“Alright, the numbers, they are terrific, there’s no doubt about that – 3.1 per cent. What does it actually mean for your Budget bottom line? Does it mean the economy and, therefore, tax receipts are going to be running faster than what even you predicted in the Budget?” (Listen here)
Newsletter – June 8 2018
Last year I brought you the breaking news – AUSTRAC launched legal proceedings against the Commonwealth bank, alleging “serious and systemic” breaches of anti-money laundering and terrorism financing laws. (Read here)
And not just one breach…53, 706 breaches.
Basically – drug syndicates, terrorist financiers and money launders freely used the Commonwealth Bank 53,706 times to legitimise their criminal activities – in other words, they washed the money clean.
Now, it was alleged the CBA failed to report cash transactions of $10,000 or more made through intelligent deposit machines – ATM’s – to AUSTRAC in time for assessment, as required by anti-money laundering laws.(Listen here)
These transactions that the bank failed to report has a value of $624.7 million
This was huge news and it sparked a number of class actions against the bank that are still ongoing.
Now, around the time these allegations came to light – Tabcorp had just settled a court case with AUSTRAC for the same allegations, failing to report in time to AUSTRAC.
AUSTRAC found Tabcorp breached the law on just over 100 times. They were charged $45 million.
In comparison, Commonwealth Bank breached the law more than 53,000 times.
Now, just a little maths for you – the maximum penalty for each of the 53,706 breaches could have been up to $18 million each.
If you times 53,700 by $18 million – you get $966, 600, 000, 000…that would have been enough to destroy the Commonwealth Bank.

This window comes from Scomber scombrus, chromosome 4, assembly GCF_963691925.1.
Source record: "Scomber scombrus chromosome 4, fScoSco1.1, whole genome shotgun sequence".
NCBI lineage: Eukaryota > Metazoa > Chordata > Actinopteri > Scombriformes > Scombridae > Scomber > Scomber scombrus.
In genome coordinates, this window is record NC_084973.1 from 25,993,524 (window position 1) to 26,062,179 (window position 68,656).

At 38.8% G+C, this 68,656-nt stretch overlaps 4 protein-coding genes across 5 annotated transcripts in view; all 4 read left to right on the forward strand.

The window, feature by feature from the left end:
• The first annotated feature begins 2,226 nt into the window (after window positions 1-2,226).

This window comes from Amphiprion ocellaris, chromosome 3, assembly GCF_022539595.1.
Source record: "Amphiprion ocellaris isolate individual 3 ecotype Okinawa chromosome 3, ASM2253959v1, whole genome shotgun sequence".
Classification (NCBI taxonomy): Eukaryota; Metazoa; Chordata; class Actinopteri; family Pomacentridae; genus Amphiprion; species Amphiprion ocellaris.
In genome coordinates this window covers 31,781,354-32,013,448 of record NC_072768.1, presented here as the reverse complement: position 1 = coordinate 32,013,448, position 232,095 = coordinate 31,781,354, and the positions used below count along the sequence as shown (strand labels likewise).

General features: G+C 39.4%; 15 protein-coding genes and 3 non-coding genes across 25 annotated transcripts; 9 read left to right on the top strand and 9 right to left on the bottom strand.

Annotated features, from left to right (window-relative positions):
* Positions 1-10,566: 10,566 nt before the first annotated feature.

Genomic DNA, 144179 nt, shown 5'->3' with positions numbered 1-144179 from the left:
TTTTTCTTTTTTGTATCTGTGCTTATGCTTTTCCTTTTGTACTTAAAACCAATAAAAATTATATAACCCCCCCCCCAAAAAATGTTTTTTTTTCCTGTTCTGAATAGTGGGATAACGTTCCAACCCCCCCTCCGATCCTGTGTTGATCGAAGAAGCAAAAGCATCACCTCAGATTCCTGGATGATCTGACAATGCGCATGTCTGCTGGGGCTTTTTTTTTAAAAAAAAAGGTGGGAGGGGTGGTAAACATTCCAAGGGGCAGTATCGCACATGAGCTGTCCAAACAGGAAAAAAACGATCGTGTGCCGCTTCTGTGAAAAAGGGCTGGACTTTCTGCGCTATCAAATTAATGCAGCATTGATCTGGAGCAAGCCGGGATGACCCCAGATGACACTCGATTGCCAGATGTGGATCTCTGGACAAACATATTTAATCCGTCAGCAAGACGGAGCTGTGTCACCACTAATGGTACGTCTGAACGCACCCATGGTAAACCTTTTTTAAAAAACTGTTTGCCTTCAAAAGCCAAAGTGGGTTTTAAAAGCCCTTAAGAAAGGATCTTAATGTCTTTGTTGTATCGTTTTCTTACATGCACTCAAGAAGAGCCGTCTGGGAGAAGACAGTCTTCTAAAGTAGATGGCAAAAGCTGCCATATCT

As it turns out, the ultimate fine was a lot less as we learned this week – $702 million.
Whilst it might not be enough to break the bank, it’s by a long way the largest corporate fine we’ve ever seen.
For the nation’s largest bank, it works out to 25 days of profit. It’s like a person who earns $80,000 a year, being fined $5,500 – so it does sting.
Now, the question I keep asking – how did the crooks know about the flaws in the Commonwealth Bank security system when the bank says it knew nothing about it itself?
Now, on Money News I spoke to Home Affairs Minister Peter Dutton who says – “Clearly, the CBA has let shareholders down. And frankly, CBA has let Australians down”. (Watch here)
Now, the major point about this case is it strikes right in the heart of our national security.
The Minister made this point – “If it ends up in the hands of a terrorist cell or it ends up in the hands of a drug syndicates…there are very real human costs out of it.” (Listen here)
But some are saying the fine isn’t enough, but as I mentioned – this is the largest corporate fine in Australian history.
The Minister says “there’s obviously been a massive failure at the CBA to get the right culture in place, they breached their obligations under the law and they’ve paid a very heavy penalty for it.